Today, this is changing. Some larger organizations, such as JP Morgan Chase, have structured mentorship programs that specifically target these issues and provide mentors for new parents. These programs match new parents navigating a transition back to work with volunteer mentors who are interested in helping and sponsoring moms. Mentors in the programs do not need to be moms, or even parents, themselves, but are passionate about making sure the opportunities are available.
It's just one other valuable way corporations are evolving when it comes to building quality relationships with their employees – and successfully retaining them, empowering women who face their own set of special barriers to career growth and leadership success.
Mentoring will always be a two way street. In ideal situations, both parties will benefit from the relationship. It's no different when women mentor working mothers getting back on track on the job. But there a few factors to consider when embracing this new form of mentorship
How to be a good Momtor?
Listen: For those mentoring a new parent, one of the best strategies to take is active listening. Be present and aware while the mentee shares their thoughts, repeat back what you hear in your own words, and acknowledge emotions. The returning mother is facing a range of emotions and potentially complicated situations, and the last thing she wants to hear is advice about how she should be feeling about the transition. Instead, be a sounding board for her feelings and issues with returning to work. Validate her concerns and provide a space where she can express herself without fear of retribution or bull-pen politics. This will allow the mentee a safe space to sort through her feelings and focus on her real challenges as a mother returning to work.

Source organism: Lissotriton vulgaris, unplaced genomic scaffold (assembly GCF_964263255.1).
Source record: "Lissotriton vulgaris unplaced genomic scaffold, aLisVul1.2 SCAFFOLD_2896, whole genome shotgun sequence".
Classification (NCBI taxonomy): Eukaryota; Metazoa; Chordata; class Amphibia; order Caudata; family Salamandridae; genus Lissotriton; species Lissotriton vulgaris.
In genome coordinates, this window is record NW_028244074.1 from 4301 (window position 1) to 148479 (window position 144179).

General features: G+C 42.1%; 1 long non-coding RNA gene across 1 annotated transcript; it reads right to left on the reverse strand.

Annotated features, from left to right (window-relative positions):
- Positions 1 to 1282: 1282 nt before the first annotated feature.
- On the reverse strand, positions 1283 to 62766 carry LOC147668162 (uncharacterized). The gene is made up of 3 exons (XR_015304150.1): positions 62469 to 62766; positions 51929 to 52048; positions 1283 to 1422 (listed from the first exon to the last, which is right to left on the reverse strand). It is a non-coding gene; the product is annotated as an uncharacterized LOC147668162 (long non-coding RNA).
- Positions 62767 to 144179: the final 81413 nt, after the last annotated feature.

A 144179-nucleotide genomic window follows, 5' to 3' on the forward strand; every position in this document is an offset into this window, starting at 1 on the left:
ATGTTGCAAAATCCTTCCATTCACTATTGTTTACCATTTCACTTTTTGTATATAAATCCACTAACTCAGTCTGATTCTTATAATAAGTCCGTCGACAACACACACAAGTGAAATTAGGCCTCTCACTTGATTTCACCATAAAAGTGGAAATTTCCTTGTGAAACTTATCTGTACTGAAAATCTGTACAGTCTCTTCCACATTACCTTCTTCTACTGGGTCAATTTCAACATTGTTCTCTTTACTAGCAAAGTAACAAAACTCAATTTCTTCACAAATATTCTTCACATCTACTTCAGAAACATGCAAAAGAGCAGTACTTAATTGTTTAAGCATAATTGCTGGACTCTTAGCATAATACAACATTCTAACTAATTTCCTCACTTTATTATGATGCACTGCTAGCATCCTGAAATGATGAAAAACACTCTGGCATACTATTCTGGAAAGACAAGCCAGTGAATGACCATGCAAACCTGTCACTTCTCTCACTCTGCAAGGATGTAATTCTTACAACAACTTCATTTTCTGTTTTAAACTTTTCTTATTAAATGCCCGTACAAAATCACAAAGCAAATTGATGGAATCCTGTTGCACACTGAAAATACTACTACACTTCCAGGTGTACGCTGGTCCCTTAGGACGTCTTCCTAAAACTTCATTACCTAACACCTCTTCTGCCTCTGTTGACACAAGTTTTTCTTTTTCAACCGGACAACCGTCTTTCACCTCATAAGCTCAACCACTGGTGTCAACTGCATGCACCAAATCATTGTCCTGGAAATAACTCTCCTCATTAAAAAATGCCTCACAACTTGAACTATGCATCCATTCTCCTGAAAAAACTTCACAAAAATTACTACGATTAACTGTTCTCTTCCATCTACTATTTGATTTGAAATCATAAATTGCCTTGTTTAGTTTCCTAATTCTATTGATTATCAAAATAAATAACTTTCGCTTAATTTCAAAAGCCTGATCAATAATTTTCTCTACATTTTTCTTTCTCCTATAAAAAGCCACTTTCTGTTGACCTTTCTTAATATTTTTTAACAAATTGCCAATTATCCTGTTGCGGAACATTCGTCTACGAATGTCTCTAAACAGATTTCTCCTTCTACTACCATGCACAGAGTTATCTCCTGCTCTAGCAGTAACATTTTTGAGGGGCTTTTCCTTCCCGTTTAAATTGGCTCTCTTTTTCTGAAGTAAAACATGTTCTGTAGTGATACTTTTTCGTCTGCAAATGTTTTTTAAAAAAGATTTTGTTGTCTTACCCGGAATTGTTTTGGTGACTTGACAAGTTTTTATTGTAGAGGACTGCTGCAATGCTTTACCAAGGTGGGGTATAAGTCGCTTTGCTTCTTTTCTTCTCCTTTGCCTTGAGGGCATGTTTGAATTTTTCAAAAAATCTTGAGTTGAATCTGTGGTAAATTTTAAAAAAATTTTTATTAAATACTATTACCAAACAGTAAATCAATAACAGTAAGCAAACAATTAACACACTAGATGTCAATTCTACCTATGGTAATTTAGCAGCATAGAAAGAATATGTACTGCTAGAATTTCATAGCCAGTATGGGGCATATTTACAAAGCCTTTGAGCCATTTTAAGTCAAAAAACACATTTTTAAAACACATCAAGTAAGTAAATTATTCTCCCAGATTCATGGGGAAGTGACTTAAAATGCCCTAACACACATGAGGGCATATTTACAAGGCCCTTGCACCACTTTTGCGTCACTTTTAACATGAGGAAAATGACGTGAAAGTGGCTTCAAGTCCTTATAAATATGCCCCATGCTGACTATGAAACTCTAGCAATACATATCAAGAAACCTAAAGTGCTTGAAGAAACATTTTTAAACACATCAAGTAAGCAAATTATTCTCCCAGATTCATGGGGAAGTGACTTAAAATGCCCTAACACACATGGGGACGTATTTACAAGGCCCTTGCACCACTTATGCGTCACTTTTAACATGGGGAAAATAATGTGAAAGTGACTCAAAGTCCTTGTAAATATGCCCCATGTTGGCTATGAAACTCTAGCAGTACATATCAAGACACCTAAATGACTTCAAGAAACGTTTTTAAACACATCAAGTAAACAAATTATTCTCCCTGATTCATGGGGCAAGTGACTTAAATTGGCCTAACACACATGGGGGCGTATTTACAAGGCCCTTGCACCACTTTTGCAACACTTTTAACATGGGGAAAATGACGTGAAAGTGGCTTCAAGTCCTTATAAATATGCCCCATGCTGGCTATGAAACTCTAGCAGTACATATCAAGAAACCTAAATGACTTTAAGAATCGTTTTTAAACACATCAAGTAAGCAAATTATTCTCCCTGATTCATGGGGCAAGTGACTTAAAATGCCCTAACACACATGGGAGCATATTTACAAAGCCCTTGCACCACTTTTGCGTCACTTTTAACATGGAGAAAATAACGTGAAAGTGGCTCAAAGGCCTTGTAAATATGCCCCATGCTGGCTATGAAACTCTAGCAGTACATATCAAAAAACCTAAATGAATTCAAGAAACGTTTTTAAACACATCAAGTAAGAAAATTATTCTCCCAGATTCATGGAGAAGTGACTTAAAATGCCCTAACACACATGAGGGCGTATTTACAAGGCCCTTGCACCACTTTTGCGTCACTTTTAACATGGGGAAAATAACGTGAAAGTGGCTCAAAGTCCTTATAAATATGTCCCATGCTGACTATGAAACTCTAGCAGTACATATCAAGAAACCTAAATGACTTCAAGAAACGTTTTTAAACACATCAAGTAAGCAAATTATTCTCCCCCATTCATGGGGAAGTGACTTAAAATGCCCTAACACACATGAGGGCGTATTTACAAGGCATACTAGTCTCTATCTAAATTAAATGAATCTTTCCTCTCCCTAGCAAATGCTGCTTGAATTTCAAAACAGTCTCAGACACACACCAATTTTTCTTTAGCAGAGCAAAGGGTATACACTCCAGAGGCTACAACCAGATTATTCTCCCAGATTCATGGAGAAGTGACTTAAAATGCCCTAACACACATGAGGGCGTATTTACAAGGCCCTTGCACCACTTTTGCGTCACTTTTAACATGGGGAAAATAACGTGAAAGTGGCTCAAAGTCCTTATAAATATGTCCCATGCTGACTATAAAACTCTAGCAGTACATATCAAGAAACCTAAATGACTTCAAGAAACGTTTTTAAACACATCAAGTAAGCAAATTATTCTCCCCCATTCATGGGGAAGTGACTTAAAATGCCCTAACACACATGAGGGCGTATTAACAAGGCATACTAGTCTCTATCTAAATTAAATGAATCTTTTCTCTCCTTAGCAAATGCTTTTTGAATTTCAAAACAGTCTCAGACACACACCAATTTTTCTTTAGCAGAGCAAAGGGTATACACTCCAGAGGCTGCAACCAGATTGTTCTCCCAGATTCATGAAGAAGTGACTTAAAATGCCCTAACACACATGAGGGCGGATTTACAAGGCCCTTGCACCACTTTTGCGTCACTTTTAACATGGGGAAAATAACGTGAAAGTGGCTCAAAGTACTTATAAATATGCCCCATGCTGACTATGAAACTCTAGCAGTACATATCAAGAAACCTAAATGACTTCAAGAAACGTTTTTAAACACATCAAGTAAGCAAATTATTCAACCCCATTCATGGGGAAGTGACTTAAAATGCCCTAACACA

Share: Assure the mentee that they aren't alone, that other parents just like them are navigating the transition back to work. Provide a list of ways you've coped with the transition yourself, as well as your best parenting tips. Don't be afraid to discuss mothering skills as well as career skills. Work on creative solutions to the particular issues your mentee is facing in striking her new work/life balance.
Update Work Goals: A career-minded woman often faces a new reality once a new child enters the picture. Previous career goals may appear out of reach now that she has family responsibilities at home. Each mentee is affected by this differently, but good momtors help parents update her work goals and strategies for realizing them, explaining, where applicable, where the company is in a position to help them with their dreams either through continuing education support or specific training initiatives.
Being a role model for a working mother provides a support system, at work, that they can rely on just like the one they rely on at home with family and friends. Knowing they have someone in the office, who has knowledge about both being a mom and a career woman, will go a long way towards helping them make the transition successfully themselves.